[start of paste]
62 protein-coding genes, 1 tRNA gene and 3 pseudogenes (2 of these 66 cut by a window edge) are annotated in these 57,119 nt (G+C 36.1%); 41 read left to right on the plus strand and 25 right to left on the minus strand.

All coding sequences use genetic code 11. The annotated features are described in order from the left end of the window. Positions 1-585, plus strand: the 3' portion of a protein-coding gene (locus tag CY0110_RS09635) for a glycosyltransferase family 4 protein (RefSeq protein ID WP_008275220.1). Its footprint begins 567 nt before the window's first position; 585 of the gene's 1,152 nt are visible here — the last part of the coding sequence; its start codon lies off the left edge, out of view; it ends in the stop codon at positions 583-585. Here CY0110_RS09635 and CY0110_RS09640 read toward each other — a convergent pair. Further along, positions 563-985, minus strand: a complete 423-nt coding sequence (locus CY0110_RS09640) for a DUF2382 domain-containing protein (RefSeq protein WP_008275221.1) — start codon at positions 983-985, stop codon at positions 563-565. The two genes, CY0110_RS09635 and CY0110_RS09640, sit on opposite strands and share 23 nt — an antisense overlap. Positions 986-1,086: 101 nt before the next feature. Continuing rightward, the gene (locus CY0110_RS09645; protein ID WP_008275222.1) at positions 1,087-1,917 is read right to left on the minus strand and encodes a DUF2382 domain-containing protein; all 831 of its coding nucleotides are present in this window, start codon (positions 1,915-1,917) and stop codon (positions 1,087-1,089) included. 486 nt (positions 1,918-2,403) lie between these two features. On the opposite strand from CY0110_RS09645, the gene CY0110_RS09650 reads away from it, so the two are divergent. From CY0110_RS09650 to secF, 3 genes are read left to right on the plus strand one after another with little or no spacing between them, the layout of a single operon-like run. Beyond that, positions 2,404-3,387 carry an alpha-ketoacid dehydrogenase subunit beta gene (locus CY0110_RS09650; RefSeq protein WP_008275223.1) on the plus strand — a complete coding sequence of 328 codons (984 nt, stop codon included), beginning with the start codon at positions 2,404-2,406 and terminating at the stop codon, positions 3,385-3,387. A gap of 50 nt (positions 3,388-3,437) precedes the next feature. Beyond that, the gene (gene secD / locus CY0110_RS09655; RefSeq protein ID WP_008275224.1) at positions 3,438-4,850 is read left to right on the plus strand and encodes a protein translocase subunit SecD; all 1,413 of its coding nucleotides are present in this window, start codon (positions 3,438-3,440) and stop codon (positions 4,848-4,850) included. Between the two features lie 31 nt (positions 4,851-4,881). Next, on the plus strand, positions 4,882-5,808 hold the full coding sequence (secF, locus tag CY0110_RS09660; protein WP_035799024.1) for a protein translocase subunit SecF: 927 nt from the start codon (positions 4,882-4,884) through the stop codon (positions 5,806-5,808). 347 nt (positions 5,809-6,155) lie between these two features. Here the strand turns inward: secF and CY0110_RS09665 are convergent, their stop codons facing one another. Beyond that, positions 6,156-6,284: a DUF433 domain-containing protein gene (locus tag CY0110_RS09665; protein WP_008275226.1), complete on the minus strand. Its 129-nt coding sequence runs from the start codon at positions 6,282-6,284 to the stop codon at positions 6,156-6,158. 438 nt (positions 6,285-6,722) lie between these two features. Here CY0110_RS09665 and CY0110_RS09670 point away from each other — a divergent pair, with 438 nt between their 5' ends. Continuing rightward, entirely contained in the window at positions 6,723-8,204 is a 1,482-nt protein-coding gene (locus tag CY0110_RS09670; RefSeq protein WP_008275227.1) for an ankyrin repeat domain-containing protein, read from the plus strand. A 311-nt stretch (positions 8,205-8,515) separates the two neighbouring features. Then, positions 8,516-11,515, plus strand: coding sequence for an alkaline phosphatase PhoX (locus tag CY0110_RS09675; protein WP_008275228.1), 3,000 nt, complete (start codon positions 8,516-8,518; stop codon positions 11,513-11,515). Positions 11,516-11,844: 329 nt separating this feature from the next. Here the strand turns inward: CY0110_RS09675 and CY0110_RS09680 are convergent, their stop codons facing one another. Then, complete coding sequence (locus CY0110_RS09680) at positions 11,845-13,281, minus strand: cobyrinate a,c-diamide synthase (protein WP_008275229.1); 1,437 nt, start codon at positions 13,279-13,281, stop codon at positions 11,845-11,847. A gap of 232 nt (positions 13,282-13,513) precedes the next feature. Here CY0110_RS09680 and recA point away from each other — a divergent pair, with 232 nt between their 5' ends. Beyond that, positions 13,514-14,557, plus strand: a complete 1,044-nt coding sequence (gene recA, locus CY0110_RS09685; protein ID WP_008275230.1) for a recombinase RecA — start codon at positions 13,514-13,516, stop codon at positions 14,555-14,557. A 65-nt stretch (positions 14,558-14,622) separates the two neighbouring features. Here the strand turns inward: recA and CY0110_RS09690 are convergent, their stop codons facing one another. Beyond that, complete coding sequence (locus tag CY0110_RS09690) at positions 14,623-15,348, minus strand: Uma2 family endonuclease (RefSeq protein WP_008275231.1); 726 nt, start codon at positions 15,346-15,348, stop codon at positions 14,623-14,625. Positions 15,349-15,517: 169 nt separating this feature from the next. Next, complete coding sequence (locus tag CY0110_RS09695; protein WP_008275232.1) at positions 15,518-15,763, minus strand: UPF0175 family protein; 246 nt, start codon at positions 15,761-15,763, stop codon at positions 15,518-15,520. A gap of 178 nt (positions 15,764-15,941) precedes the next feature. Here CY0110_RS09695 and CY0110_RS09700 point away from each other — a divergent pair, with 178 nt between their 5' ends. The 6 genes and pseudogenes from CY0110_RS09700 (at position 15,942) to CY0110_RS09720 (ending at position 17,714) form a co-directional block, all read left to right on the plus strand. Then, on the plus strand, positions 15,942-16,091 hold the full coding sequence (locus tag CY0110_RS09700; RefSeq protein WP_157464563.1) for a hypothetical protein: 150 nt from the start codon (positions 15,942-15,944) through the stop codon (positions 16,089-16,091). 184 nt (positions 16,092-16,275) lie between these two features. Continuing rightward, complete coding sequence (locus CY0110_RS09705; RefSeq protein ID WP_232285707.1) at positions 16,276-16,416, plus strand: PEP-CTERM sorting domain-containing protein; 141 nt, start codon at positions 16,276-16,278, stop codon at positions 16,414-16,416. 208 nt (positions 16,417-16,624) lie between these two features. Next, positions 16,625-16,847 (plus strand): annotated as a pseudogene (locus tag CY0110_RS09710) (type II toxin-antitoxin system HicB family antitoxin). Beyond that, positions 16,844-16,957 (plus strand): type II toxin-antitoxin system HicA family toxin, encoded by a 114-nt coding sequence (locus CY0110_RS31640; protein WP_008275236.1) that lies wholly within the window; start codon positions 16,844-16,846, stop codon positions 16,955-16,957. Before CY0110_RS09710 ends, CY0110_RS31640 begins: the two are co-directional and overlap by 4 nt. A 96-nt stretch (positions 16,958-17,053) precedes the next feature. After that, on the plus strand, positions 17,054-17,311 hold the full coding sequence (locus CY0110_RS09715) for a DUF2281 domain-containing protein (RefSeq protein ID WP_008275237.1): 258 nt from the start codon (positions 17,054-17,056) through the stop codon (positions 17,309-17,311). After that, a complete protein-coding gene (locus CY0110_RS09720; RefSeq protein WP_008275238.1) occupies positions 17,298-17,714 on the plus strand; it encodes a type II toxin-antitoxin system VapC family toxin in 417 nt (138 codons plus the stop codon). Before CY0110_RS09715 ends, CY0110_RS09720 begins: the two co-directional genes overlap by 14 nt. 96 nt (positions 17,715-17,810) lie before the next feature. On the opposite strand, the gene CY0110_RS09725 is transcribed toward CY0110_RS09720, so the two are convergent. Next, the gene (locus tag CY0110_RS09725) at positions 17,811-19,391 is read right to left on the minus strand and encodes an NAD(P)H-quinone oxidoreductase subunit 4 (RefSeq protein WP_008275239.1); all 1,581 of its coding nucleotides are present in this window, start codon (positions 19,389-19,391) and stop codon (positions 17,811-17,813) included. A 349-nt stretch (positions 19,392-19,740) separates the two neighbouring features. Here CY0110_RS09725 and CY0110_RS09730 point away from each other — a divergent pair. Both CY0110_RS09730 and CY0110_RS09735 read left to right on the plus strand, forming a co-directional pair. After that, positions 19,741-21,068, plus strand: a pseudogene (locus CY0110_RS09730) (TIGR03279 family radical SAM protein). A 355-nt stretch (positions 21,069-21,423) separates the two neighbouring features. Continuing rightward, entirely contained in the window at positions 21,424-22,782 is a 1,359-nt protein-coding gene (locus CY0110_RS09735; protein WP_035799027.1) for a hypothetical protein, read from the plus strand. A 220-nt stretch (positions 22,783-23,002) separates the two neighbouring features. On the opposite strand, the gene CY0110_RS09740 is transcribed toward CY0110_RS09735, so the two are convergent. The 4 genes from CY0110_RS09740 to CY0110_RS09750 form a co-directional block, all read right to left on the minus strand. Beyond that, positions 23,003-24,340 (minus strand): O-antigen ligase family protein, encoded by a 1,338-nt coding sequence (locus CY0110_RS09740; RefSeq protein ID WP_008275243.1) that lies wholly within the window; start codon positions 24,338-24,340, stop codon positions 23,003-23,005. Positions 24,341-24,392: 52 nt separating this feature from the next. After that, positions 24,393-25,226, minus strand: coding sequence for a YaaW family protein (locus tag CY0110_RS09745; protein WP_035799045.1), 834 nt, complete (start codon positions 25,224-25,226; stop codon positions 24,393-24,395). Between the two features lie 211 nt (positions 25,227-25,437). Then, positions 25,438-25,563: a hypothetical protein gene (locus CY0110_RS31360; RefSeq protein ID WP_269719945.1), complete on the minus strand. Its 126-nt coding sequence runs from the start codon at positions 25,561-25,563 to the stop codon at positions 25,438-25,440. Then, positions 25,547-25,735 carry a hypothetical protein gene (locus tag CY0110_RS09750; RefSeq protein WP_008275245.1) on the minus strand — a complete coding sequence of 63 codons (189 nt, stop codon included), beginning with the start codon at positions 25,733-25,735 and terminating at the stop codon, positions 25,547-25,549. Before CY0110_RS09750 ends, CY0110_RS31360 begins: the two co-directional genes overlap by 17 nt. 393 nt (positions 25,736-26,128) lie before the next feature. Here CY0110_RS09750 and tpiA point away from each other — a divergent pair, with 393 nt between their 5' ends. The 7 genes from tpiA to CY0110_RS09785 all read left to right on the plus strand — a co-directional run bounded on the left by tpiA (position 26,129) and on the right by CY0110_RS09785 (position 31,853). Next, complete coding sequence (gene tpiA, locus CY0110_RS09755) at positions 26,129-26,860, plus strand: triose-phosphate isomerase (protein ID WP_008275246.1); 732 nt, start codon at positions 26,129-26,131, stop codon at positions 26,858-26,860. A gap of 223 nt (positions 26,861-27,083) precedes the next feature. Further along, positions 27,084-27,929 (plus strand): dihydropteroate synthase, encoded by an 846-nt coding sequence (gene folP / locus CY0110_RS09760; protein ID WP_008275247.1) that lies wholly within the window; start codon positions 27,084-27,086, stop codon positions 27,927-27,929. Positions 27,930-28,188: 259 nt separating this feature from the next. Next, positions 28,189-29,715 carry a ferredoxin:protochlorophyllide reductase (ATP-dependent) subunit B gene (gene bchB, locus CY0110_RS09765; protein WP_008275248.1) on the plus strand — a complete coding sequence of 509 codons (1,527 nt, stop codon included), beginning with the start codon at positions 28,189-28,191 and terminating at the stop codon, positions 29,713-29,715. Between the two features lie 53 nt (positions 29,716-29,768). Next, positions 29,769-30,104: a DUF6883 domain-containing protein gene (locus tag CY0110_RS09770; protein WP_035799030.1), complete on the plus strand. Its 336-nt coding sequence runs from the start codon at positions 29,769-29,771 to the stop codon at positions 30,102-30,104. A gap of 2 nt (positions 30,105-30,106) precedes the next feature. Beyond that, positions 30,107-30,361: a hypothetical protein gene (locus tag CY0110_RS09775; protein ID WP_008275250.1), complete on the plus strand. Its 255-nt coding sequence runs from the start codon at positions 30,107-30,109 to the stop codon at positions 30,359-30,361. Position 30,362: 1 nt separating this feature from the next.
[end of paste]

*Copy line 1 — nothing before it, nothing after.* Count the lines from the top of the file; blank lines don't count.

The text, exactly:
62 protein-coding genes, 1 tRNA gene and 3 pseudogenes (2 of these 66 cut by a window edge) are annotated in these 57,119 nt (G+C 36.1%); 41 read left to right on the plus strand and 25 right to left on the minus strand.